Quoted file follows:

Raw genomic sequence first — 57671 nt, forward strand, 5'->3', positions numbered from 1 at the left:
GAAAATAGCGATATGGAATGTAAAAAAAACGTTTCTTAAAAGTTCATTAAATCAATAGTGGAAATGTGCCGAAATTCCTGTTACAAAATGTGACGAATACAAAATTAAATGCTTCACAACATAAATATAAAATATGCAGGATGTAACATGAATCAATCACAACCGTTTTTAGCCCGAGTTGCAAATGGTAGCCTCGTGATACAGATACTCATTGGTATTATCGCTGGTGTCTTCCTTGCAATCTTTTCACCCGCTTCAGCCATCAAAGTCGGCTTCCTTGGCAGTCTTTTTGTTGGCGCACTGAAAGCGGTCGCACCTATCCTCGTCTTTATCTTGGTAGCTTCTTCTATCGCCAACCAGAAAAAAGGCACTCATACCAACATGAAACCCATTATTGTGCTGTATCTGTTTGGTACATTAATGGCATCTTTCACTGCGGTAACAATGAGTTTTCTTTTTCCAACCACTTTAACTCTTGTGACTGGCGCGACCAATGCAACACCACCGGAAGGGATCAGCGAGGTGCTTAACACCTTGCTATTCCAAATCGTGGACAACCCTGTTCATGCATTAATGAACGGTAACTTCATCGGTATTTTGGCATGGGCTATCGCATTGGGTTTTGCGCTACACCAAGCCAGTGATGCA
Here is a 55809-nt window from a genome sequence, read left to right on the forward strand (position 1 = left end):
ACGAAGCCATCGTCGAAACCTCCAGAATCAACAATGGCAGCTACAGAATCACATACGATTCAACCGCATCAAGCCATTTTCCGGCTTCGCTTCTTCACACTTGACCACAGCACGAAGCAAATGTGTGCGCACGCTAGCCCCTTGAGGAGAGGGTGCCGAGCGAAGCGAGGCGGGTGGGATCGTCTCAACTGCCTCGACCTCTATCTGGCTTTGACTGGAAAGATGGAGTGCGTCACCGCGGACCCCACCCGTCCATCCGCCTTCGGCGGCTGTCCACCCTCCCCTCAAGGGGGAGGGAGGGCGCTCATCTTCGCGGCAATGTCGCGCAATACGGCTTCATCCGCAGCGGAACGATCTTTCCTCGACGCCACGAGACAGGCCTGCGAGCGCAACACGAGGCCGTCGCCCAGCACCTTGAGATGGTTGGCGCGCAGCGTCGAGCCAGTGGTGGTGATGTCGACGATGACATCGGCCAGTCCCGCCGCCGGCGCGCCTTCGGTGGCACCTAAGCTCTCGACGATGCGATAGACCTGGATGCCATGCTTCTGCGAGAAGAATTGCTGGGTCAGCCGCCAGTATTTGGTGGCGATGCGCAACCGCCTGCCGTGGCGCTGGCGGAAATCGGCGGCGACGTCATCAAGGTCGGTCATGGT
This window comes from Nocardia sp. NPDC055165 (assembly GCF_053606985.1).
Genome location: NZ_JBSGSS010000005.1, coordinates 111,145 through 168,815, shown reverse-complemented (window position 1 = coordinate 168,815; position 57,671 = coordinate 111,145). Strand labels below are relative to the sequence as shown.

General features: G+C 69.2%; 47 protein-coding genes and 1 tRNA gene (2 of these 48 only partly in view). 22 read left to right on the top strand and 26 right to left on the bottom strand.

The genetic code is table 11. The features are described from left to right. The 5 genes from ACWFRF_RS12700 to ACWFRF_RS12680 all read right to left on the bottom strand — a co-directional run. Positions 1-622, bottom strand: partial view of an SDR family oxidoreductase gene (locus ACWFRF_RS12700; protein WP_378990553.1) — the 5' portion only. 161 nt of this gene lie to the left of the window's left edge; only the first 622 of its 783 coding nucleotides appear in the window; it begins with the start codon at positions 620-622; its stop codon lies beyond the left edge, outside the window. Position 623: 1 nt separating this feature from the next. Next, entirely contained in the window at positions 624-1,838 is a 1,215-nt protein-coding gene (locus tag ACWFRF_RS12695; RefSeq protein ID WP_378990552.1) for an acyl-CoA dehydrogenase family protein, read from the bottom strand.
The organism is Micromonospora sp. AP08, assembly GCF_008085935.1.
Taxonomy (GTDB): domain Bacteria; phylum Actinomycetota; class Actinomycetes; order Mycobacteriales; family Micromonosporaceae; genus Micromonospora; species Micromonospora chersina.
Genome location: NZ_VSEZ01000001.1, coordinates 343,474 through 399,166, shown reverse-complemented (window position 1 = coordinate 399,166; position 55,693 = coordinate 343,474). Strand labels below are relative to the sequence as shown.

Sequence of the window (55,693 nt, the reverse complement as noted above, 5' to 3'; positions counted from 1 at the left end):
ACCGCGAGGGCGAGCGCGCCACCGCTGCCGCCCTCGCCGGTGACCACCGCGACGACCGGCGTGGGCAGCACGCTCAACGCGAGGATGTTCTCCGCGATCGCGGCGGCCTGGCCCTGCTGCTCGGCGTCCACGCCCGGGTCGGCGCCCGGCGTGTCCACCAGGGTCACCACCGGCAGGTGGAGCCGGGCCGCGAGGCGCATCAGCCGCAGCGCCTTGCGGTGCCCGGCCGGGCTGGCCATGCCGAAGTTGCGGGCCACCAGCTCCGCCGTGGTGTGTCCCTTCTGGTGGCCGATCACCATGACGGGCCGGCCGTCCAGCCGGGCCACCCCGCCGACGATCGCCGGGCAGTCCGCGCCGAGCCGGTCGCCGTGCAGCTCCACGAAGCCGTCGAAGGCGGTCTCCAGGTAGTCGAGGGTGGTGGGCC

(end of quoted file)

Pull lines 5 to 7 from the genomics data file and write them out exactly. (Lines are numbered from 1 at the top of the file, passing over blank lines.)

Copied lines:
This window comes from Nocardia sp. NPDC055165 (assembly GCF_053606985.1).
Genome location: NZ_JBSGSS010000005.1, coordinates 111,145 through 168,815, shown reverse-complemented (window position 1 = coordinate 168,815; position 57,671 = coordinate 111,145). Strand labels below are relative to the sequence as shown.

General features: G+C 69.2%; 47 protein-coding genes and 1 tRNA gene (2 of these 48 only partly in view). 22 read left to right on the top strand and 26 right to left on the bottom strand.